Leave it to select celebrities to give prenuptial agreements a bad name. Often, the only time such marital planning tools get any public exposure is when the demise of a famous Hollywood couple’s marriage is playing out in the tabloids.
That scares a lot of people, and many family law experts and financial planners think that is unfortunate. Concerning prenups (sometimes called premarital agreements), “The negative connotations come from celebrity cases, the ones that go bad,” laments one family law attorney who has drafted many such documents for clients.
Many attorneys agree, and also think that such an agreement is underutilized in a number of marriages. In fact, the number of executed prenuptial agreements — though still relatively small — is growing. If Floridians are indicative of the national average, about three percent of newly marrying couples in the state opt for a prenup, with about 20 percent of couples in second marriages having one.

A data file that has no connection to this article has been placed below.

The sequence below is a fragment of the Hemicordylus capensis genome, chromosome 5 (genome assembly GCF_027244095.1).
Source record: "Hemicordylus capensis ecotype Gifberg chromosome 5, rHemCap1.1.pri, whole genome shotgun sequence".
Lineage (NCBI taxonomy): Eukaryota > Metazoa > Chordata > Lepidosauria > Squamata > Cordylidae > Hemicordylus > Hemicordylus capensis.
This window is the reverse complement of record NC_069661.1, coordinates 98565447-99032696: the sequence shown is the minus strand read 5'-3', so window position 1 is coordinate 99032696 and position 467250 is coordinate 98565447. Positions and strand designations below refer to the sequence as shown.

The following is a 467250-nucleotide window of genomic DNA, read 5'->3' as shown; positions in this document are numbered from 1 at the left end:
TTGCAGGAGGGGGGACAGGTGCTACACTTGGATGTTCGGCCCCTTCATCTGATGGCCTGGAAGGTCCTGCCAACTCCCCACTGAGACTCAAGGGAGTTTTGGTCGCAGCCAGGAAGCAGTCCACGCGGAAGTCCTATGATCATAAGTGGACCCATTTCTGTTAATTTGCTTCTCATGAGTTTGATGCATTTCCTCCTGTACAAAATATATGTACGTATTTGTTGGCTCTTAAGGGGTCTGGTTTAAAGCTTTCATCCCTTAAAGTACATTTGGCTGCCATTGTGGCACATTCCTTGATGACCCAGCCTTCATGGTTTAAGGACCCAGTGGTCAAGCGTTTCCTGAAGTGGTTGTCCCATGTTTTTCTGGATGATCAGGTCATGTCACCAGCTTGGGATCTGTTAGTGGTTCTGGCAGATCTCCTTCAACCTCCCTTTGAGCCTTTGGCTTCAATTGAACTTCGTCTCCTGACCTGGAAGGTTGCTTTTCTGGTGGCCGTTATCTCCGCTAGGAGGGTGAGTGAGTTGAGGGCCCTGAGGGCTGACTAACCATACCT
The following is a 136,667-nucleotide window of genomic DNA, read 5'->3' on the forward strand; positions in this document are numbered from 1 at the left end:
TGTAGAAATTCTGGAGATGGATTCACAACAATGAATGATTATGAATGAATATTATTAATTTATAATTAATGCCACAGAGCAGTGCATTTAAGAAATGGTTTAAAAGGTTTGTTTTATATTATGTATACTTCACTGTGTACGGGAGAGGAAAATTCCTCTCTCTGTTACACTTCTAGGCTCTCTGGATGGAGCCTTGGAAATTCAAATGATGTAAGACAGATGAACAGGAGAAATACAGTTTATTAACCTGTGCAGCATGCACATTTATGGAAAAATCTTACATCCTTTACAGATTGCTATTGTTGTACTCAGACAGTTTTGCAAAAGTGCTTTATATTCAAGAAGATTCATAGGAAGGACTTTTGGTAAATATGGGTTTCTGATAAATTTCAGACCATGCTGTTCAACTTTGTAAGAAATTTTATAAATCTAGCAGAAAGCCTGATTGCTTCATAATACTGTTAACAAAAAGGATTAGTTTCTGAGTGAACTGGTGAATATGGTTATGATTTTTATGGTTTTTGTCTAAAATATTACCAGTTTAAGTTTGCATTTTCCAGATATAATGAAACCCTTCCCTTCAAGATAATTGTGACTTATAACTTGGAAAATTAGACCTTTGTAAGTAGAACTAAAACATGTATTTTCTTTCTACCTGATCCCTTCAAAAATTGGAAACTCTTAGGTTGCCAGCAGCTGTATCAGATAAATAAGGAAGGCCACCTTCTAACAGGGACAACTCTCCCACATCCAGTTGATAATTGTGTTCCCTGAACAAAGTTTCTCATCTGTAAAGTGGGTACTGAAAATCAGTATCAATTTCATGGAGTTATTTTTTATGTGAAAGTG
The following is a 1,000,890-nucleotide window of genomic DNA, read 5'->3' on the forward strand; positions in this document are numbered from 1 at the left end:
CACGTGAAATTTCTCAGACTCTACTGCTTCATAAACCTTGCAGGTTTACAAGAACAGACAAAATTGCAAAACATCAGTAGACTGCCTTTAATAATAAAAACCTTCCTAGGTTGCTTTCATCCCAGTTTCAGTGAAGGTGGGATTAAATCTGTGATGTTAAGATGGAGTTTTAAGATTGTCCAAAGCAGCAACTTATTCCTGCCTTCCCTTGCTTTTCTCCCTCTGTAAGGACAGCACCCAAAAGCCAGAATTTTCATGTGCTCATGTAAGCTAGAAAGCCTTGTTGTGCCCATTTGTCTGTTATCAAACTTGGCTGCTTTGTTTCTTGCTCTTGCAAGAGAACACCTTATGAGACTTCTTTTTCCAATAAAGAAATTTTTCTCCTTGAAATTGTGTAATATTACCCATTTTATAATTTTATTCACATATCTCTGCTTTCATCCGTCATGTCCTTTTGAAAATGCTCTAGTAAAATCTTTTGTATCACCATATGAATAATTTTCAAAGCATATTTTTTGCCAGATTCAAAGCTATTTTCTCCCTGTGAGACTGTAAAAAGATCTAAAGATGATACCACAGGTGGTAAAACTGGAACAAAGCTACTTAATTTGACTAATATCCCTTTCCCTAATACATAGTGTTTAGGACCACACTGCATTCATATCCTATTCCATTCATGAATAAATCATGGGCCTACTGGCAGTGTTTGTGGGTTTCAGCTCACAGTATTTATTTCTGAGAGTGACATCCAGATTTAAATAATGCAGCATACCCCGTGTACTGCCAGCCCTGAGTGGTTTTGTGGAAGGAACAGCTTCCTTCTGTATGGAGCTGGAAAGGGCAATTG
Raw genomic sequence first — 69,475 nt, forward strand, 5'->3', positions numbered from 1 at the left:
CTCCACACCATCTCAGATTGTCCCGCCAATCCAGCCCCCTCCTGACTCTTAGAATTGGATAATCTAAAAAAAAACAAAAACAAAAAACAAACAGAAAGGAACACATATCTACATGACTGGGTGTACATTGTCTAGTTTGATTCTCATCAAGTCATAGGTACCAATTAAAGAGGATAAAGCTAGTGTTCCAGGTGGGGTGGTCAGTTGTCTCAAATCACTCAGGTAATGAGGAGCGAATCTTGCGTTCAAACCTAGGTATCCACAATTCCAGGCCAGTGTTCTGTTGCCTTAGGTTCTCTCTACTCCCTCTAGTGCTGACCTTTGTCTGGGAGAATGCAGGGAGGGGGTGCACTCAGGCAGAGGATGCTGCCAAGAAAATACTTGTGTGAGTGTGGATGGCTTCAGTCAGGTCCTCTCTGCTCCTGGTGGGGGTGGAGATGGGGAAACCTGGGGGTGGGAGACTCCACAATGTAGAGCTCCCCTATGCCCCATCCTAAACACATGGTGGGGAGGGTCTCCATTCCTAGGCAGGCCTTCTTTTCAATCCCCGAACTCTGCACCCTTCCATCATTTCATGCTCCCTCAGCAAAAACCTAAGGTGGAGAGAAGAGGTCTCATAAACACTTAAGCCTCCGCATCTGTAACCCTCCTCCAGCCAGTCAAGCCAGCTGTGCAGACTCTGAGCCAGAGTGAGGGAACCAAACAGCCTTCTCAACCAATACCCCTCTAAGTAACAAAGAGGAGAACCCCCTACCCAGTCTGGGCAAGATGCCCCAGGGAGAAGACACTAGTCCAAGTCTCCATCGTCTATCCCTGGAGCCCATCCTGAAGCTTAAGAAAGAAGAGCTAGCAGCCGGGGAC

As for the bottom line concerning who might need one, a bit of common sense and intuition can go far in making the determination. A couple living in an apartment, with virtually no assets, kids or other real estate — probably not. Flip the coin over on those elements, though, and a prenup can begin making a lot of sense.
Much of the stigma formerly associated with premarital agreements — e.g., they’re loveless, sterile, focused on failure rather than success — is evaporating as more and more couples are seeing the value in focusing early upon important financial and family matters. Many couples feel better educated and more empowered after executing a prenup, considering it part of essential estate planning.
A couples seeking more information on a prenuptial agreement and how it might fit into their lives as a useful planning tool should consider a consultation with an experienced family law attorney.
Related Resource: Sacramento Bee, “More and more couples use prenuptial agreements” April 18, 2011